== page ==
Let's see if we've got this right.
First, by all indications the Medicare Part A Trust Fund is headed down the path of financial ruin, facing bankruptcy sometime during the next decade. Experts say the trust fund will become insolvent unless taxes are hiked, the retirement age is raised or a serious means-testing system is implemented.
Second, the era of Big Government is over. Scaling back federal spending, tightening entitlement programs, balancing the budget and providing tax relief are the order of the day.
Third, President Clinton is parlaying high popularity ratings, a strong economy and a possible budget surplus to reconstitute important parts of his half-baked healthcare reform package as well as a $22 billion child-care plan.
But President Feelgood's proposal to expand the Medicare program to hundreds of thousands of early retirees, laid-off workers and uninsured Americans between the ages of 55 and 65 is a stinker that deserves no serious consideration. In fact, this trial balloon should be viewed for what it is -- as a strategic step in creating a single-payer healthcare system.
While most business groups oppose government-controlled healthcare, some companies may view Medicare expansion as a bailout from their historic responsibility to provide insurance benefits to older employees and early retirees.
In the scheme of things, providers should find limited employer mandates more palatable than a single-payer system. Certainly, something needs to be done about the 40 million Americans lacking health insurance coverage. However, expanding a government program on the verge of bankruptcy is not the proper medicine.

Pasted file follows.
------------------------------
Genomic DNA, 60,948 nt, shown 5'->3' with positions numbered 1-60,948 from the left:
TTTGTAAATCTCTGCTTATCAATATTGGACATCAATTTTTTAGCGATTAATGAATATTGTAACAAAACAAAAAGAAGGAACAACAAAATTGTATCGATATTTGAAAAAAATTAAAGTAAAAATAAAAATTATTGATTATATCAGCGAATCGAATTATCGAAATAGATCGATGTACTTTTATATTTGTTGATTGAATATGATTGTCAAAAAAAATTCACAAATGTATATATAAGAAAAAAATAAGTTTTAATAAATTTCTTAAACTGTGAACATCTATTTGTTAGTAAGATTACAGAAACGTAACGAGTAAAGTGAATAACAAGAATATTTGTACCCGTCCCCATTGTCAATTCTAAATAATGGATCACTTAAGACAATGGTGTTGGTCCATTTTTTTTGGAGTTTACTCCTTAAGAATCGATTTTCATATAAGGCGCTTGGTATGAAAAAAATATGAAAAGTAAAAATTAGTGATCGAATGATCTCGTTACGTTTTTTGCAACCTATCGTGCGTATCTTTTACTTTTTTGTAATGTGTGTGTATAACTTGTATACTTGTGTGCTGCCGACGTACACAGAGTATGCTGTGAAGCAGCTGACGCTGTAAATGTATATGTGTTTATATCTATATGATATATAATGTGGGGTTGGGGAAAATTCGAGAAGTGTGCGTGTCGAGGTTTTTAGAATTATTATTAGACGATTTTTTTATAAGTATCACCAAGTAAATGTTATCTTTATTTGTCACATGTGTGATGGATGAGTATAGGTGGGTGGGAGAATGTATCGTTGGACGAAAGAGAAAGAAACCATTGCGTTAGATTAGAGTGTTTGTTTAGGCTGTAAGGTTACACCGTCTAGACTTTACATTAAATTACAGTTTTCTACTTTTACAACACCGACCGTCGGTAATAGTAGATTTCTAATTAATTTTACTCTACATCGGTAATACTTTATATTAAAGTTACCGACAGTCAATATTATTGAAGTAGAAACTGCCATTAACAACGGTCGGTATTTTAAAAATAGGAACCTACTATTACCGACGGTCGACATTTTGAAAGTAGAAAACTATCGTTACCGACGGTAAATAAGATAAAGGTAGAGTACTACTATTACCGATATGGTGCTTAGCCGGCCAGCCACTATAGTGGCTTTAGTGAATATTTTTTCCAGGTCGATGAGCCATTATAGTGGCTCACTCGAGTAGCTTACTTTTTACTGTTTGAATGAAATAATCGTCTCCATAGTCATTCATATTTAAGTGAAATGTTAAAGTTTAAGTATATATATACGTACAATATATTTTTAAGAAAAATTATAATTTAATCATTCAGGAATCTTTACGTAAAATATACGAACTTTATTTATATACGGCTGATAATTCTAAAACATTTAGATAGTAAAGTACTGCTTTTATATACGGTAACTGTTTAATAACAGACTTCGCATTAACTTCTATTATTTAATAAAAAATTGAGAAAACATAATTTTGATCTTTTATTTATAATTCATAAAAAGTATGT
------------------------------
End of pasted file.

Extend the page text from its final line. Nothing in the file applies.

Clinton promises the expansion plan will pay for itself after five years and the $3 billion in start-up costs can be financed by recouping money fraudulently spent on Medicare. Does he ever tire of riding that horse? Entitlements always end up costing big money, and the healthcare fraud trail is not endless. If his plan were adopted, higher taxes, subsidies for less affluent Medicare newcomers and/or reduced benefits surely would follow.
Instead of placating liberal Democrats and throwing the Republican leadership into a defensive political tizzy, Clinton should prod the newly named bipartisan Medicare panel to recommend ways to save the hospital trust fund. Here's a clue: Raising the age of Medicare eligibility to 67 is more prudent than lowering it to 55.
As influential local employers, hospitals and health systems should lead the way in providing insurance benefits to their workers. Those who support private-sector solutions and fear Big Government must assume responsibility and the price of leadership.